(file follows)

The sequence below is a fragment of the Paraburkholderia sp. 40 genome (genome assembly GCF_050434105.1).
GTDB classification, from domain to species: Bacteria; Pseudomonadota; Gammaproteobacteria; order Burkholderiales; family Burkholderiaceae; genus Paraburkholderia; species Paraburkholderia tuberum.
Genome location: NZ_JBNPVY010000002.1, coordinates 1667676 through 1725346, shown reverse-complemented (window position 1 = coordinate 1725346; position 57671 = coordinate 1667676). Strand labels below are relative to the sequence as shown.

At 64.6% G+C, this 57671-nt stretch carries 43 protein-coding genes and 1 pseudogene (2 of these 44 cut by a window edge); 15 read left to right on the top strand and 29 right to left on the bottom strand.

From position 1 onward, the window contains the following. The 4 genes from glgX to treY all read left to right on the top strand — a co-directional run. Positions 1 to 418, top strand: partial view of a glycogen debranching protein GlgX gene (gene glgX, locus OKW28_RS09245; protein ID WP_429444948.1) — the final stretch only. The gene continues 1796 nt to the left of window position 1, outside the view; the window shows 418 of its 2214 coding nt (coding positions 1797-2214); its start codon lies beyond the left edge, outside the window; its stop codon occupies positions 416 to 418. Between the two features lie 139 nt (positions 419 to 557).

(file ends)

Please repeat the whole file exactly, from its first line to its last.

The sequence below is a fragment of the Paraburkholderia sp. 40 genome (genome assembly GCF_050434105.1).
GTDB classification, from domain to species: Bacteria; Pseudomonadota; Gammaproteobacteria; order Burkholderiales; family Burkholderiaceae; genus Paraburkholderia; species Paraburkholderia tuberum.
Genome location: NZ_JBNPVY010000002.1, coordinates 1667676 through 1725346, shown reverse-complemented (window position 1 = coordinate 1725346; position 57671 = coordinate 1667676). Strand labels below are relative to the sequence as shown.

At 64.6% G+C, this 57671-nt stretch carries 43 protein-coding genes and 1 pseudogene (2 of these 44 cut by a window edge); 15 read left to right on the top strand and 29 right to left on the bottom strand.

From position 1 onward, the window contains the following. The 4 genes from glgX to treY all read left to right on the top strand — a co-directional run. Positions 1 to 418, top strand: partial view of a glycogen debranching protein GlgX gene (gene glgX, locus OKW28_RS09245; protein ID WP_429444948.1) — the final stretch only. The gene continues 1796 nt to the left of window position 1, outside the view; the window shows 418 of its 2214 coding nt (coding positions 1797-2214); its start codon lies beyond the left edge, outside the window; its stop codon occupies positions 416 to 418. Between the two features lie 139 nt (positions 419 to 557).